Cell death and differentiation 09/2014; DOI:10.1038/cdd.2014.137 · 8.18 Impact Factor
[Show abstract][Hide abstract] ABSTRACT: Non-proliferating cells generate the bulk of cellular ATP by fully oxidizing respiratory substrates in mitochondria. Respiratory substrates cross the mitochondrial outer membrane through only one channel, the voltage dependent anion channel (VDAC). Once in the matrix, respiratory substrates are oxidized in the tricarboxylic acid cycle to generate mostly NADH that is further oxidized in the respiratory chain to generate a proton motive force comprised mainly of membrane potential (ΔΨ) to synthesize ATP. Mitochondrial ΔΨ then drives release of ATP(-4) from the matrix in exchange for ADP(-3) in the cytosol via the adenine nucleotide translocator (ANT) located in the mitochondrial inner membrane. Thus, mitochondrial function in non-proliferating cells drives a high cytosolic ATP/ADP ratio, essential to inhibit glycolysis. By contrast, the bioenergetics of the Warburg phenotype of proliferating cells is characterized by enhanced aerobic glycolysis and suppression of mitochondrial metabolism. Suppressed mitochondrial function leads to lower production of mitochondrial ATP and hence lower cytosolic ATP/ADP ratios that favor enhanced glycolysis. Thus, cytosolic ATP/ADP ratio is a key feature that determines if cell metabolism is predominantly oxidative or glycolytic. Here, we describe two novel mechanisms to explain the suppression of mitochondrial metabolism in cancer cells: the relative closure of VDAC by free tubulin and inactivation of ANT. Both mechanisms contribute to low ATP/ADP ratios that activate glycolysis.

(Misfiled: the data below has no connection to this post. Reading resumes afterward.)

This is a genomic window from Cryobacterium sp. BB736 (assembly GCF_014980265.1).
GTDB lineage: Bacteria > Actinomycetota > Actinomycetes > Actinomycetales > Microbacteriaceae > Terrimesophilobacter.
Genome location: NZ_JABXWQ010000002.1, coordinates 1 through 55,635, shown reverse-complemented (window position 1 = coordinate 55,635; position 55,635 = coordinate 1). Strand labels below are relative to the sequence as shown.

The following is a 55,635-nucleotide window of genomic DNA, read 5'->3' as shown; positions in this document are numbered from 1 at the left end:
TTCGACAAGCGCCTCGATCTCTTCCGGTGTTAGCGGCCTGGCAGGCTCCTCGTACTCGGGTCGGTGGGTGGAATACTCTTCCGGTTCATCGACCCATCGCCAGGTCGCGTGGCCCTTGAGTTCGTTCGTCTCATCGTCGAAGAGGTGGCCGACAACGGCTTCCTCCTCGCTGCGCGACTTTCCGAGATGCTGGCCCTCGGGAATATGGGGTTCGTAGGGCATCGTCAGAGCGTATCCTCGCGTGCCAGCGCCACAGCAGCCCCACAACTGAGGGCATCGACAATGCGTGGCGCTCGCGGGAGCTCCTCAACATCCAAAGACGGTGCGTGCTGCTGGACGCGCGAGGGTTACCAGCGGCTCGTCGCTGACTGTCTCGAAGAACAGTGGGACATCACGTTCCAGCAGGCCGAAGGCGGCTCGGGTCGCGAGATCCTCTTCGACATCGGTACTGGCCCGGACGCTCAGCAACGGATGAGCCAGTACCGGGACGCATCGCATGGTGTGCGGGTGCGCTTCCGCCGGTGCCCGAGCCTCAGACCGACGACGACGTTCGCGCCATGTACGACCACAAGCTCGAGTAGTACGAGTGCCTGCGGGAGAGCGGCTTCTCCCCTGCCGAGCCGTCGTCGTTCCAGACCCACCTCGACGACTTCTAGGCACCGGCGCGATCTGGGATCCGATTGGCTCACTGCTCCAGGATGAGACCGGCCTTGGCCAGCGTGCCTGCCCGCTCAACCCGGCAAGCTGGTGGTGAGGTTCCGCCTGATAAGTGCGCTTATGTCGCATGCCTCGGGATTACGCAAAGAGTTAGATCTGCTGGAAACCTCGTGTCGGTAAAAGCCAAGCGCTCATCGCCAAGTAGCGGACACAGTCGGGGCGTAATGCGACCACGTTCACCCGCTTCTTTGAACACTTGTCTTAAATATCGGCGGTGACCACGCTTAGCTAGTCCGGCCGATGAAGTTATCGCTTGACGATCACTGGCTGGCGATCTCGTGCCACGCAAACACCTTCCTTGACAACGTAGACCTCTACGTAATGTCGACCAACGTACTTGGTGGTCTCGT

[Show abstract][Hide abstract] ABSTRACT: First-line therapy for pancreatic cancer is gemcitabine. Although tumors may initially respond to the gemcitabine treatment, soon tumor resistance develops leading to treatment failure. Previously, we demonstrated in human MIA PaCa-2 pancreatic cancer cells that N-acetyl-l-cysteine (NAC), a glutathione (GSH) precursor, prevents NFκB activation via S-glutathionylation of p65-NFκB, thereby blunting expression of survival genes. In this study, we documented the molecular sites of S-glutathionylation of p65, and we investigated whether NAC can suppress NFκB signaling and augment a therapeutic response to gemcitabine in vivo. Mass spectrometric analysis of S-glutathionylated p65-NFκB protein in vitro showed post-translational modifications of cysteines 38, 105, 120, 160 and 216 following oxidative and nitrosative stress. Circular dichroism revealed that S-glutathionylation of p65-NFκB did not change secondary structure of the protein, but increased tryptophan fluorescence revealed altered tertiary structure. Gemcitabine and NAC individually were not effective in decreasing MIA PaCa-2 tumor growth in vivo. However, combination treatment with NAC and gemcitabine decreased tumor growth by approximately 50%. NAC treatment also markedly enhanced tumor apoptosis in gemcitabine-treated mice. Compared to untreated tumors, gemcitabine treatment alone increased p65-NFκB nuclear translocation (3.7-fold) and DNA binding (2.5-fold), and these effects were blunted by NAC. In addition, NAC plus gemcitabine treatment decreased anti-apoptotic XIAP protein expression compared to gemcitabine alone. None of the treatments, however, affected extent of tumor hypoxia, as assessed by EF5 staining. Together, these results indicate that adjunct therapy with NAC prevents NFκB activation and improves gemcitabine chemotherapeutic efficacy.